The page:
“Meta­morph­eus” has slowly become one of my Sa-Roc favour­ites. I’m not even gon­na try to make up some deep reas­on as to why. I just like it, espe­cially the hook and lyr­ics. It has a rhythm to it that feels slow but it’s really not a slow song; the bass just puts me in a bit of a trance. Some­thing inside me likes this song and my brain hasn’t yet fully caught up with the reas­ons why. Both “Meta­morph­eus” and “Lord of the Forest”  demon­strate Sa-Roc’s abil­ity as a rap­per and a sing­er. She does both excep­tion­ally well.

For reas­ons I’m still unclear on, we then had a vis­it from the sounds of Queen. The set took a break for a drop in of a piece of “Bohemi­an Rhaps­ody”. It’s a good song and every­one seemed to enjoy the slightly schizo­phren­ic change of pace; myself included.

We then went into a song called “I Am Her” and the song fol­low­ing that was entitled “God­dess Gang”. Now without get­ting too preachy about this I’m gon­na go ahead and say there’s a reas­on songs like this are needed right now. There’s a reas­on Sa-Roc’s crowd was filled with sis­ters who are HipHop heads. And there’s a reas­on why broth­ers are start­ing to seek align­ment with the mes­sage. We’re all fos­ter­ing a broad­er under­stand­ing of what feeds and heals us as indi­vidu­als, and then also with­in the realms of gender, race, class etc. It is at this point that I feel we’re able to heal each oth­er and cre­ate under­stand­ing. I want to empower my sis­ter not hurt her. I want to give her love and bless­ings not take her love-of-self or her man. I want to learn from her and help her build, not tear her down and humi­li­ate her. This is the era we’re mov­ing in to.

“True Mas­tery” was one of the last few songs Sa-Roc and Sol Mes­si­ah per­formed. And the title man­ages to encap­su­late her grow­ing abil­ity. I don’t want to go as far as to say that she’s at the peak but she’s cer­tainly mak­ing her way up there with a steady and con­fid­ent pace. “I came from a jungle made of con­crete and con­flict, liars and them tigers and them bears held us host­age where I learned the dif­fer­ence tween authen­tic and imposters.” Sa-Roc is relat­able. May­be not for every­one but for some of us, she’s telling our story with the aggres­sion that only comes from grow­ing up in a hos­tile envir­on­ment.

The final song of the night was “Forever”. For a lot of us this was the first song we heard from Sa-Roc and is without a doubt my favour­ite song. The beat, the pace, the lyr­ics, the bass line, the flow, and the num­ber of times she switches flow. It’s a mas­ter­piece of a song and it was the per­fect song to end her set on. “Forever” is the song that is the per­fect intro­duc­tion of Sa-Roc to the world. So if there’s only one song of hers that you wan­na hear, it ought to be this one.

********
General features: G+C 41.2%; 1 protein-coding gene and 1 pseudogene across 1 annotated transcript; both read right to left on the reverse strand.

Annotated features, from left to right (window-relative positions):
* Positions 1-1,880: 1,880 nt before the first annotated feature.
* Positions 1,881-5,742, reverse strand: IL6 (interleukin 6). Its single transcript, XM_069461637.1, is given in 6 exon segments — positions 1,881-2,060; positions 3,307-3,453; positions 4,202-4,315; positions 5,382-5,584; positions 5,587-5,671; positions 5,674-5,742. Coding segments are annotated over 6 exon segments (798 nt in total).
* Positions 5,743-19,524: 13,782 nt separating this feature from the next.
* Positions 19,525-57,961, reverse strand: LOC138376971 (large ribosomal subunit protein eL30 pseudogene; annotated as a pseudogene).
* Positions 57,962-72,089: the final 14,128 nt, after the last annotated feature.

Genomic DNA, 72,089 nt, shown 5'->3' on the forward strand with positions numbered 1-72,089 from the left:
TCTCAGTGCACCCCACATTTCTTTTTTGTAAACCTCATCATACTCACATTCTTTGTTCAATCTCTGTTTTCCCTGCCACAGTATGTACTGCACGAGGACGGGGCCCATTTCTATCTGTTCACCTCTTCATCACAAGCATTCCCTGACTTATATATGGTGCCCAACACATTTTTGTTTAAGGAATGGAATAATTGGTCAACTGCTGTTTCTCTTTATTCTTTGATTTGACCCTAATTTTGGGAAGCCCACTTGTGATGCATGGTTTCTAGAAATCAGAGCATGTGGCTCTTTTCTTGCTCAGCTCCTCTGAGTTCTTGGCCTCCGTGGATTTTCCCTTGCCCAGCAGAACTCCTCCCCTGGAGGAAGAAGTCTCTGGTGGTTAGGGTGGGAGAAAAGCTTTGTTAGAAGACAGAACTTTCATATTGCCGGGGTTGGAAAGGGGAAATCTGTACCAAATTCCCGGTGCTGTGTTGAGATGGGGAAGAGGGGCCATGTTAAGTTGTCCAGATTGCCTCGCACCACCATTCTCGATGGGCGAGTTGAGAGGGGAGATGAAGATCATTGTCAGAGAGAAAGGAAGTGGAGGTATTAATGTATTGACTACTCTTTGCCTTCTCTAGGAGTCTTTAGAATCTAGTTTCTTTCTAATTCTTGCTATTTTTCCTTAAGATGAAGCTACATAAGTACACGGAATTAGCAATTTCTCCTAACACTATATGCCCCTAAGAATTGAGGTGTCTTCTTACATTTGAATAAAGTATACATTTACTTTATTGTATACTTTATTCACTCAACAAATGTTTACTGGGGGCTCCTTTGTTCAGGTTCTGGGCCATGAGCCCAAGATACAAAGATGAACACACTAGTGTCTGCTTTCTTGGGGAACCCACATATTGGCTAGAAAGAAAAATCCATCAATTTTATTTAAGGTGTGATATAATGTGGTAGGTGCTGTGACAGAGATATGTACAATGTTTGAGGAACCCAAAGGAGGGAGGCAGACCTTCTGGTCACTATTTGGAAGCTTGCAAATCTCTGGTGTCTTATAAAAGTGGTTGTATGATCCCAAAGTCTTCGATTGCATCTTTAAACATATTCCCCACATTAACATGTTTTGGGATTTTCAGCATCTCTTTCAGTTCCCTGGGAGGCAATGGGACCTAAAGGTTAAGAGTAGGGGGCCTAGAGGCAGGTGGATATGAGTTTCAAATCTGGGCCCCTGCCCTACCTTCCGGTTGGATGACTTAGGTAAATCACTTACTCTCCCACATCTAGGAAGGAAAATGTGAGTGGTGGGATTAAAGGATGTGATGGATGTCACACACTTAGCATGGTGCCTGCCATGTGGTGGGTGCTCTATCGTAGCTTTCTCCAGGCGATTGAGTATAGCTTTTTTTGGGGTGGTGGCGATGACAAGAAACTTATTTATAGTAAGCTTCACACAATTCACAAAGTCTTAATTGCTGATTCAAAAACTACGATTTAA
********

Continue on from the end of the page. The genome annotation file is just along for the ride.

Ten years into a blos­som­ing career and Sa-Roc is gradu­ally secur­ing her legendary status. When I hear her music, I don’t feel the weight that comes with main­stream music. She sounds both light and aggress­ive, both play­ful and yet extremely ser­i­ous. The music is com­posed beau­ti­fully. Her lyr­ics are truth and power craf­ted mas­ter­fully, and her flow is insane. I want to hear her on a track with Kendrick or SZA. I want to hear her on a track with Tech N9ne or Immor­tal Tech­nique. She’s like the season­ing that has the abil­ity to enhance a meal. The way saf­fron changes the entire taste and col­our of a dish, Sa-Roc is chan­ging the fla­vours of my playl­ists.

Click here to read our inter­view with Sa-Roc.

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Aisha Afifah

Aisha Afifah

Aisha Afi­fah is a Writer and Research­er based in Lon­don. She has spent over a dec­ade in the enter­tain­ment industry. She has dealt with enough bull­shit to feel like she can give an opin­ion. She Thanks you for read­ing.

About Aisha Afifah

Aisha Afifah
Aisha Afifah is a Writer and Researcher based in London. She has spent over a decade in the entertainment industry. She has dealt with enough bullshit to feel like she can give an opinion. She Thanks you for reading.